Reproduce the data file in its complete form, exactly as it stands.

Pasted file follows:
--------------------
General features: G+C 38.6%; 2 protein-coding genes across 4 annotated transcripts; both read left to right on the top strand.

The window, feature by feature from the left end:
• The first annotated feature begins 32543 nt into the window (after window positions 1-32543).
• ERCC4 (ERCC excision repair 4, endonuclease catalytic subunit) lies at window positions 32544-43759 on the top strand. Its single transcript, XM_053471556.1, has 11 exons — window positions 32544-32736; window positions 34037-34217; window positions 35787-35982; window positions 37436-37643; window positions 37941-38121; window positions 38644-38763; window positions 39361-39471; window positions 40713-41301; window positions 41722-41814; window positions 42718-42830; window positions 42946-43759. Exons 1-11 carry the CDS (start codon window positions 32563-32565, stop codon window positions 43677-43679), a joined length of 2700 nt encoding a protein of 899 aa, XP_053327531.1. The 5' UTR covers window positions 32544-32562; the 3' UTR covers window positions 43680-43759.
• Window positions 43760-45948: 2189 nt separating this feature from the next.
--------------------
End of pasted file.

General features: G+C 38.6%; 2 protein-coding genes across 4 annotated transcripts; both read left to right on the top strand.

The window, feature by feature from the left end:
• The first annotated feature begins 32543 nt into the window (after window positions 1-32543).
• ERCC4 (ERCC excision repair 4, endonuclease catalytic subunit) lies at window positions 32544-43759 on the top strand. Its single transcript, XM_053471556.1, has 11 exons — window positions 32544-32736; window positions 34037-34217; window positions 35787-35982; window positions 37436-37643; window positions 37941-38121; window positions 38644-38763; window positions 39361-39471; window positions 40713-41301; window positions 41722-41814; window positions 42718-42830; window positions 42946-43759. Exons 1-11 carry the CDS (start codon window positions 32563-32565, stop codon window positions 43677-43679), a joined length of 2700 nt encoding a protein of 899 aa, XP_053327531.1. The 5' UTR covers window positions 32544-32562; the 3' UTR covers window positions 43680-43759.
• Window positions 43760-45948: 2189 nt separating this feature from the next.